Earlier this month, the health journal BMJ released what could be a secret to living a longer, healthier life. The key: Eat spicy food. According to the large study, which analyzed the diets of more than 485,000 Chinese people for an average of at least seven years, those who frequently ate spicy foods, like chili peppers, sizably reduced their death risk.
Here's what the research found: Eating hot food one or two times a week reduced risk of death by 10 percent when compared with consuming spicy foods less than once a week. Those who ate hot food six or seven times weekly reduced their risk of death by 14 percent.
What's more is that participants who ate such cuisine had lower rates of cancers, respiratory diseases and ischemic heart disease. Though this particular study did not discuss possible explanations for the positive results, it did note that previous studies have found capsaicin, which gives chili peppers their kick, to have anti-inflammatory effects.
What does it all mean? It's certifiable scientific cause to spice up your diet! Here are four simple and healthy ways to kick it up a notch.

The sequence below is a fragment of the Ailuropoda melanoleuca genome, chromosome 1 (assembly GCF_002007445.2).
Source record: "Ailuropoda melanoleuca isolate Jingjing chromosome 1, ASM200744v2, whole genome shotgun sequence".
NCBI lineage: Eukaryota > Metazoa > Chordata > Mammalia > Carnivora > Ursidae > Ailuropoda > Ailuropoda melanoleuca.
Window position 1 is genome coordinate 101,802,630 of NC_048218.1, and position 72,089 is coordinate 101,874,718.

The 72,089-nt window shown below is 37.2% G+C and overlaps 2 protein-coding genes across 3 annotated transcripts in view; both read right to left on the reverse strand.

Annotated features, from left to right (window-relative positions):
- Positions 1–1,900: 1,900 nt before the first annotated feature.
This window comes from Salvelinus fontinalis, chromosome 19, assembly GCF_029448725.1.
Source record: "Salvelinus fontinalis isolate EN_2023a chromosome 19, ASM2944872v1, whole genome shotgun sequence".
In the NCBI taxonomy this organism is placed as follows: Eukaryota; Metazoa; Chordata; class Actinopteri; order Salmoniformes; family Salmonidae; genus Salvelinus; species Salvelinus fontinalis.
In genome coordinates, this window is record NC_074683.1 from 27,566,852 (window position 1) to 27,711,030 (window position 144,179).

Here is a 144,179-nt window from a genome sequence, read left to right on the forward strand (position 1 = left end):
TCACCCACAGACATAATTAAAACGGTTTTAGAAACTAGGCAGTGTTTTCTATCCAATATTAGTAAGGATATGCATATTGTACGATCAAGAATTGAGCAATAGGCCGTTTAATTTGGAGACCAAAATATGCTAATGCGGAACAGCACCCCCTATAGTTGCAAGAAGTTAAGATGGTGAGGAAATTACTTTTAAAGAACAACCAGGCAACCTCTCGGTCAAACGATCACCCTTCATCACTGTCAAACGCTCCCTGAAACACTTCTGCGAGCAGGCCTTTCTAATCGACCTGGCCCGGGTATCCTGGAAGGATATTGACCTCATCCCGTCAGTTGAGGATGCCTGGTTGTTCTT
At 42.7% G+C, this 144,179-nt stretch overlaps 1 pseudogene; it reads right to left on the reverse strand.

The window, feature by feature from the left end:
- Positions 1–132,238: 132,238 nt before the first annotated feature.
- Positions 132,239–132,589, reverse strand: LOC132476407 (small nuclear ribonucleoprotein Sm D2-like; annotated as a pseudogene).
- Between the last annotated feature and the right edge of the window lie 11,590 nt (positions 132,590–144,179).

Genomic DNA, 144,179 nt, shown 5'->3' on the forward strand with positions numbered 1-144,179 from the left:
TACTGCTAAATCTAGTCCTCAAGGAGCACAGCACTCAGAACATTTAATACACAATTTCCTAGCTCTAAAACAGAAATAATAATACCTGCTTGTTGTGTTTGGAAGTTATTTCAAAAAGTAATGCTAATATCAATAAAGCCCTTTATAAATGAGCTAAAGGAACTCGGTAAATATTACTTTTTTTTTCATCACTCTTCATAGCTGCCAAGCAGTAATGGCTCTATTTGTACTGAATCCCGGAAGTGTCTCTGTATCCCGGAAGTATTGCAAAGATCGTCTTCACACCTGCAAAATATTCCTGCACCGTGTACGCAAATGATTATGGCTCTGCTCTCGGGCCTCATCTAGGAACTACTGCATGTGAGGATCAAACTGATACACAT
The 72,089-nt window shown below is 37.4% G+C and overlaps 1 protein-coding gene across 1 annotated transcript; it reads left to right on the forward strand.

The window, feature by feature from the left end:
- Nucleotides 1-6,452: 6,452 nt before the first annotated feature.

- Sprinkle red pepper flakes on pasta or pizza or mix into omelettes. Add curry, cumin or chili powder to soups. If you're making turkey burgers, add a dash of hot sauce to the ground meat before forming it into patties. A good friend of mine swears by sautéing broccoli and serving it with a drizzle of buffalo sauce. Bottom line: Experiment, and eat up!
- Buy (or make) a different flavor of hummus. Try swapping out your regular garlic or roasted red pepper hummus for Sabra's Supremely Spicy flavor, which includes chili pepper, red pepper and a blend of spices, or the Spicy Three Pepper variety from Athenos, with jalepenos and red and green peppers. Cucumbers and carrots just became more appealing.
- Eat you way around the world. Mexican, Indian, Thai, Korean, Japanese, Chinese and Ethiopian cuisines (just to name a few) all feature dishes that bring the heat. When eating out, be adventurous. Staying in? Shop the corner bodega or your local farmers' markets for peppers, spices and sauces that conjure up global flavors.
- If you can't take the heat, that doesn't mean you have to shy away from spicy foods altogether. Just have a glass of milk on hand—not water. Dairy helps neutralize the intensity of capsaicin. You can also add a sprinkle of shredded cheese or a dollop or cottage cheese or Greek yogurt. It's a sneaky way to boost your calcium intake while making your favorite spicy dishes more tolerable.